What could Father Désilets do? In 1873, the villagers of Cap-de-la-Madeleine swelled to 1300! Through the Mother of God, there was a new, deeper awareness of Church and its treasures. Word spread past their borders to neighboring parishes. In 1878, hearing of this success, the Bishop sent Father Désilets an associate, Father Louis Eugène Duquay. Well, now all he had to do was build a larger church!
As his parishioners were poor and the soil was sandy, the only solution was to demolish the old church and use its stones, and transport additional stones from the south shore of the St. Lawrence River in Sainte Angèle. Parishioners prepared the stone for transportation the following winter. In those days, boats did not travel in the winter on the St. Lawrence; but they would be able to cross the river, and transport the stones on horse-drawn sleighs, if it was solidly frozen. It had always worked in the past. This was man’s plan! But it seems God had something else in mind. Things were not going to be that easy. The winter of 1878-79 was very mild. The weather was so unusually balmy, the river had not frozen over, nor was it showing any promise of doing so.
Father called all the parishioners into the church and asked them to plead with Our Lady to form a bridge of ice for the sleighs, carrying the stones, to cross over. Every Sunday, after Mass, they prayed the Rosary, petitioning Our Lady to intercede, with the Lord. Each day, Father Duquay prayed the Rosary at the Altar of the Confraternity of the Rosary. Father Désilets promised Our Lady, if She would grant them this favor, they would dedicate the small church to Her.
Months slowly passed by, with no hope in sight. Before they knew it, it was March; and with March – Spring! Spring, and no ice in sight! But suddenly a high wind began to break up ice blocking the mouth of the St. Maurice River to the south and the north shore of the St. Lawrence River. The ice began to drift downstream to the Cap-de-la-Madeleine, covering the river several hundred feet from the church.
On March the 17th, Father Duquay asked parishioners to attend the High Mass he would be celebrating in honor of St. Joseph, on his Feast Day, March 19th. They would petition him, as foster father, to intercede with his Son Jesus, to form a bridge of ice for the stones to cross over. Then he invited some of the men to survey the situation. At the river’s edge, they saw the river covered by a thin layer of ice floating among drifts of snow. They went from place to place, with no success, covering one thousand feet. Then they spotted two guides heading upriver to the south shore. Only Fathers Désilets and Duquay dared join the guides, the ice was so dangerously thin.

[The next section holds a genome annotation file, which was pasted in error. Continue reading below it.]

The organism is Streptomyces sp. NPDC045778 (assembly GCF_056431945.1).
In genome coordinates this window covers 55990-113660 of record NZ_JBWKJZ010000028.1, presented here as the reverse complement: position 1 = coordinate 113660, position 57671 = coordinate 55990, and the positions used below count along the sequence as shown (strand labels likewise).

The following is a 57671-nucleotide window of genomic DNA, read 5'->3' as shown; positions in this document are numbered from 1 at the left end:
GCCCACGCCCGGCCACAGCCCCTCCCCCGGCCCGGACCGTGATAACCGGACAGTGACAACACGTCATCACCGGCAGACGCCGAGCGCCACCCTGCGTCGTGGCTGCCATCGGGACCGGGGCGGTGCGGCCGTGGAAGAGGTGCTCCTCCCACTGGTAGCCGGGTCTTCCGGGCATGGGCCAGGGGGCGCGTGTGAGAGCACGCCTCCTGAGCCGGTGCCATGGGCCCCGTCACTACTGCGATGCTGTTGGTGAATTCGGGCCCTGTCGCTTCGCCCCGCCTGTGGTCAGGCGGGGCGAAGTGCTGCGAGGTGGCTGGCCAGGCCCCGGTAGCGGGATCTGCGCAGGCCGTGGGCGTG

Having arrived at the south shore, one of the guides crawled forward, feeling his way along the icy water for a piece of ice that could carry his weight. Some men joined him and together they formed 1600 ft of ice along the river, wide enough to allow two carts, carrying stones, to pass one another. The men returned to the sacristy. It was 11 p.m. They considered the possibilities, slim as they were, and decided the best course was to pour water on the thin bridge of ice that had formed. As it continued to freeze, they would pour more water on it, with the hope it would result in the ice becoming thicker and thicker. Then when the ice bridge was thick enough for carts carrying stones to cross it, the transport of the stones would begin.
March 18th, day before St. Joseph’s Feast Day, the men were walking on the thin ice bridge, throwing water on it. Now, considering it was March and the very balmy weather they were facing, it was a miracle in itself that the men could walk on the thin ice. They kept pouring water, until a layer of six inches formed on the ice. Seeing that, they continued pouring water, with the holy stubbornness of the French Canadians that helped them survive, over the centuries.
March 19th, the first cart crossed over, carrying stones. Other carts followed, until by Sunday 175 carts had crossed, carrying enough stones to build the new church. Father Duquay ordered the work to cease. It was Sunday! The Lord had answered their prayers. It was time for them to offer thanksgiving to the Lord for, indeed, He had performed a miracle on their behalf. All were of one mind and one spirit in proclaiming this was indeed through the intercession of the Blessed Mother. That day, the bridge was dedicated with the name it carries till this day – The Bridge of the Rosary. Fifteen days later Father Désilets received a letter from his Bishop: “The Good Lord really made possible the transportation of the stone for your church. It shows once again what faith can do, even provide a way to carry 300 meters of stone from one side of the St. Lawrence River to the other.”
 Each meter measures 39.37 inches. Consequently he is talking about approximately 1000 feet of stone.
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